Two important aspects of mindfulness become valuable in the treatment of mental disorders and substance abuse: First, exercises in purposeful awareness can build capacity in dealing with the ruminative thought-affect cycles which tend to exacerbate depression and anxiety for those with mental illness; and second, having the skill to recognize thoughts, feelings, and body sensations through mindfulness may serve as an early warning system of an impending depressive or vulnerable episode (Segal et al., 2001).

Several studies have been conducted to date on the use of mindfulness-based relapse prevention (MBRP) with substance-disordered patients. At the forefront of mindfulness research are Sarah Bowen and Katie Witkiewitz. In a study focused on the use of mindfulness meditation and substance use in an incarcerated population (Bowen, et al., 2006) participants were taught to observe experiences (substance use cravings) as impermanent events not necessarily requiring action (using a substance), allowing the subject to let go of compulsive thought patterns. Thus mindful awareness can help substance users discover alternatives to mindless, compulsive, or impulsive behaviors (from Marlatt, 2002 in Bowen et al., 2006). The results of this study indicated that after release from jail, the participants who received the mindfulness intervention, as compared to the treatment-as-usual control group, showed significant reductions in alcohol, marijuana, and crack cocaine use, as well as decreases in alcohol-related problems and psychiatric symptoms and increases in positive psychosocial outcomes. (Bowen et al., 2006). This study illuminates the potential for decreased anxiety over desire to use a substance and increased perception of self-control over the desire to use in dually diagnosed populations (the dependent variables of the abovementioned research proposal).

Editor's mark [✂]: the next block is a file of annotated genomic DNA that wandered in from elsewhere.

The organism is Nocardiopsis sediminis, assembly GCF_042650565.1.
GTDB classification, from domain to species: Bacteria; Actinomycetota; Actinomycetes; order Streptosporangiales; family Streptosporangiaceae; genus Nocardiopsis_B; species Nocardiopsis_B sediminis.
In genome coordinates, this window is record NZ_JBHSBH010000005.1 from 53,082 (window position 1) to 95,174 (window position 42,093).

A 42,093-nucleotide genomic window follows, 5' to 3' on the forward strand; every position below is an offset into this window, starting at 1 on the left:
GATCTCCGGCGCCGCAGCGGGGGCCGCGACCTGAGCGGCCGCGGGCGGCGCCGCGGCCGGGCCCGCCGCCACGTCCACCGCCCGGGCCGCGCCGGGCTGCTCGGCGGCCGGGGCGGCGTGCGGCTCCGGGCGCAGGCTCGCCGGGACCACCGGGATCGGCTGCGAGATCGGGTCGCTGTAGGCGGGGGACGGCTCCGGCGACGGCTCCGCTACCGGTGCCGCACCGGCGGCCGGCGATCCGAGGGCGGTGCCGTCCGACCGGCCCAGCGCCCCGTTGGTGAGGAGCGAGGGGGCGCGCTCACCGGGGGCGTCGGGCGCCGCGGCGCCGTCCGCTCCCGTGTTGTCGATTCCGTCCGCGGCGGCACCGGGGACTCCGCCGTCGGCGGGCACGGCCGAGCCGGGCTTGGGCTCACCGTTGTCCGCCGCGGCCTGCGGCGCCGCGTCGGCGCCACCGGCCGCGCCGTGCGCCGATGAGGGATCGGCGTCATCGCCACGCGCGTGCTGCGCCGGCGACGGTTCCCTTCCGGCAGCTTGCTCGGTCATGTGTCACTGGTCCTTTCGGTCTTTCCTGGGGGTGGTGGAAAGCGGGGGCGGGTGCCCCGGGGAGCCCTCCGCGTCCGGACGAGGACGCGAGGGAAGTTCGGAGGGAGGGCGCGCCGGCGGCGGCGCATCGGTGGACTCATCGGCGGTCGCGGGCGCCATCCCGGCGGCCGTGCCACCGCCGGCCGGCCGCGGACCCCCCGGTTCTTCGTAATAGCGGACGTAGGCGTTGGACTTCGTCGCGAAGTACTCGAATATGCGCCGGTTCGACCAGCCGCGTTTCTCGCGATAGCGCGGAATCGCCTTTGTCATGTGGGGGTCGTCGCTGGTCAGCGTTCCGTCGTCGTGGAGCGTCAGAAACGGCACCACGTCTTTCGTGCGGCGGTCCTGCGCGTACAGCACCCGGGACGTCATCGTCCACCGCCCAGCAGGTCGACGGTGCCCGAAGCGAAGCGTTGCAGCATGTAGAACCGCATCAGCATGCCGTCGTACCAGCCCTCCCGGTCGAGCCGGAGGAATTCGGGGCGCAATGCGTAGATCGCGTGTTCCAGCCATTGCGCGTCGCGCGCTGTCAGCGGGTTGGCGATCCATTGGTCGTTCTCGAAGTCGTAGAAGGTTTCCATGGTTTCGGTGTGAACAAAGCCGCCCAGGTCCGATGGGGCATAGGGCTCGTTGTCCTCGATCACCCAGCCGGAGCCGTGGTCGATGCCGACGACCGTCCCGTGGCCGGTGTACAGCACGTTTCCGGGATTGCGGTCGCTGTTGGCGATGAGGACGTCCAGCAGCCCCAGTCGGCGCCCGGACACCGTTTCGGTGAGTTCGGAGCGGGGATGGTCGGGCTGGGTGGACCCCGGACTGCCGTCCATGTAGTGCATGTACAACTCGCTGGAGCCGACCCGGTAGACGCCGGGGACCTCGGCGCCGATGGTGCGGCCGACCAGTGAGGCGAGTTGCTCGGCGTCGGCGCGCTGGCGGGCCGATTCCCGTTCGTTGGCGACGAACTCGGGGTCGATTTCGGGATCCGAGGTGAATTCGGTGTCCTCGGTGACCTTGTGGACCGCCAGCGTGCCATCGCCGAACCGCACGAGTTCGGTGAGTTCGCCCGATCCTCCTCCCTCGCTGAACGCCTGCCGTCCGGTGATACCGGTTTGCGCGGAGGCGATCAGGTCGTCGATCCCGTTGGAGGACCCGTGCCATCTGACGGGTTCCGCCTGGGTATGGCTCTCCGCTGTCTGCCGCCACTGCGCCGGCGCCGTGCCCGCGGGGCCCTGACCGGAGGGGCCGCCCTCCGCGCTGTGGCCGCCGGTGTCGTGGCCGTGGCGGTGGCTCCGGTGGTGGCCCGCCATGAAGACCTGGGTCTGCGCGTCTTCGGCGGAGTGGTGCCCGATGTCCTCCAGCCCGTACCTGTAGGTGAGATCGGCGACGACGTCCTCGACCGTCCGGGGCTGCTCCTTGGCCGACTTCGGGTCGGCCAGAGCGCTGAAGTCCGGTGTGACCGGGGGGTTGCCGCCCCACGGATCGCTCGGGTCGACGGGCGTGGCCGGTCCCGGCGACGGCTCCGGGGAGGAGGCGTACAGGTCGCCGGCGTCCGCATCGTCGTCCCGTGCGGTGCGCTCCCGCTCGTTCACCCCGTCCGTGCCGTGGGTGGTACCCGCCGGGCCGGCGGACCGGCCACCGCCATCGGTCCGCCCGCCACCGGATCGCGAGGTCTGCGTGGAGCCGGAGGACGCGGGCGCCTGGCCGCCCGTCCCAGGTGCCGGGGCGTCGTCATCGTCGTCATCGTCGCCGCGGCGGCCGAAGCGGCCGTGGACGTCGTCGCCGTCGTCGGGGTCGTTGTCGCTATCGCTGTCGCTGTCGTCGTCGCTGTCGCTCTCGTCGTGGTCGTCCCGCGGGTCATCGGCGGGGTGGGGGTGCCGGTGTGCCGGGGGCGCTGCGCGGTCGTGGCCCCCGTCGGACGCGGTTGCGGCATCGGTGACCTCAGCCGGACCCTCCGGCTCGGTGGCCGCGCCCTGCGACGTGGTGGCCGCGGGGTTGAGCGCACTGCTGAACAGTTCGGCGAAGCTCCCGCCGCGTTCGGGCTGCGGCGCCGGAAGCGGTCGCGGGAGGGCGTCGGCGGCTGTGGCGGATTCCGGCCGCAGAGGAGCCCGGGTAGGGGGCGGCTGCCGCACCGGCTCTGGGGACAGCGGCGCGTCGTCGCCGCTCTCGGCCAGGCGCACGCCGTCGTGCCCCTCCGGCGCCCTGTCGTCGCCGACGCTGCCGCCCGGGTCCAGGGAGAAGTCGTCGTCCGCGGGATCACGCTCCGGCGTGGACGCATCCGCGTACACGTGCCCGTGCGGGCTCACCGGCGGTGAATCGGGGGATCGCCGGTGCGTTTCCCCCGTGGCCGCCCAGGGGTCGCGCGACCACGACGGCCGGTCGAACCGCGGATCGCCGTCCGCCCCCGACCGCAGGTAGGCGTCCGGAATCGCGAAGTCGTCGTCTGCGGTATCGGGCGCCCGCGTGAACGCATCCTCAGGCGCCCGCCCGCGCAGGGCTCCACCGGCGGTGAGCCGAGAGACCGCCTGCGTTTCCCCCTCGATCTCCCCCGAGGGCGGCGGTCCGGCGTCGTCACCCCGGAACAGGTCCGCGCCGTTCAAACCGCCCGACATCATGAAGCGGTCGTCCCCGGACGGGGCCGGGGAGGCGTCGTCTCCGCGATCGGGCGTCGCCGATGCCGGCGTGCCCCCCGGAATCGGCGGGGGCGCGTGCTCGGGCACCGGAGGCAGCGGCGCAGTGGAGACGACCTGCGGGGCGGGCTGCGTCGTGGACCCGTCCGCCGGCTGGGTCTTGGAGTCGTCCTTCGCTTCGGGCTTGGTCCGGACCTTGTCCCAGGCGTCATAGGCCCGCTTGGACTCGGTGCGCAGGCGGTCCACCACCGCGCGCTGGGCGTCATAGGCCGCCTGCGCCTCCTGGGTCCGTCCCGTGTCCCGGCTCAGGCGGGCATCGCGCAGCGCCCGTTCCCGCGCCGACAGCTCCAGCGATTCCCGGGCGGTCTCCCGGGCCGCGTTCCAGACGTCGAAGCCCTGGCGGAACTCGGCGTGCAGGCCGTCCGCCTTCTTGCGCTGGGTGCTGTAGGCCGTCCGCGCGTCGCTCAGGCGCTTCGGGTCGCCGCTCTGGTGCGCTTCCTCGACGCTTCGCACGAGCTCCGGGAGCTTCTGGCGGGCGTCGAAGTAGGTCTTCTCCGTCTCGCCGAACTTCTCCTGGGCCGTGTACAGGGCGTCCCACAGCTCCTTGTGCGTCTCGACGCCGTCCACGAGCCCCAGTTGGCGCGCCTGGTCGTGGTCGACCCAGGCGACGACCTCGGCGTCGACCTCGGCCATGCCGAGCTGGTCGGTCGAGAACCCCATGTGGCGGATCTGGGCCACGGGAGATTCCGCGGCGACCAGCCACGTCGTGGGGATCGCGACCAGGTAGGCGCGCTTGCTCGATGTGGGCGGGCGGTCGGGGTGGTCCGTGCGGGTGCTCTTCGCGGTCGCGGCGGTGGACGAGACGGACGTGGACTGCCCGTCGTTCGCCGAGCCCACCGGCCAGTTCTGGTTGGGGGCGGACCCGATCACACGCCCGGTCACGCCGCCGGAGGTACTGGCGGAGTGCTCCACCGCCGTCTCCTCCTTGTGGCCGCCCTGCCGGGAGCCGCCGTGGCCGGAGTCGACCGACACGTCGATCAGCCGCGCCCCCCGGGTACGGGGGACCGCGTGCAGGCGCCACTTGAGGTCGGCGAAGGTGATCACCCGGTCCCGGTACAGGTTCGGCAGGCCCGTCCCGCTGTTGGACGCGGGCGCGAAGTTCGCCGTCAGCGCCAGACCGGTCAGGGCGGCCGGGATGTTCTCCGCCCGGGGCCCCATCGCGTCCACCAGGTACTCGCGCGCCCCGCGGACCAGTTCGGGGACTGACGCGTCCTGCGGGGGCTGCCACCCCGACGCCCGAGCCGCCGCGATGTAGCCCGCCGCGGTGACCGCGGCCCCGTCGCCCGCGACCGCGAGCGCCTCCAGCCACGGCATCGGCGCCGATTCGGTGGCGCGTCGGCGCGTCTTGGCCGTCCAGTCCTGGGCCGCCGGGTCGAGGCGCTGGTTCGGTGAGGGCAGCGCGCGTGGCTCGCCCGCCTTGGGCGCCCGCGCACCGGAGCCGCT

Another study conducted by Witkiewitz and Bowen (2010) examined the relationship between depression, craving, and substance use and mindfulness-based relapse prevention in a randomized controlled trial condition. The study provided encouraging support for the use of mindfulness as a skill set with dually diagnosed patients. Individuals with substance abuse histories tend to habitually react to depressive thinking or mood states with relapse-related thoughts or cravings due to past associations of depressive states with craving and relapse. Through increased awareness of these reactive patterns between depressive (or anxious) states and substance craving, and learned alternative responses, mindfulness-based relapse prevention may help dually diagnosed patients break the current habit of using a substance to relieve uncomfortable depressive and anxious episodes. “They learn to investigate the emotional, physical, and cognitive components of experience, rather than to immediately attempt to escape them” (Witkiewitz & Bowen, 2010). MBRP seemed to influence cognitive and behavioral responses to depressive symptoms, partially explaining reductions in substance use after treatment for the experimental group (Witkiewitz & Bowen, 2010).

Learning How to Change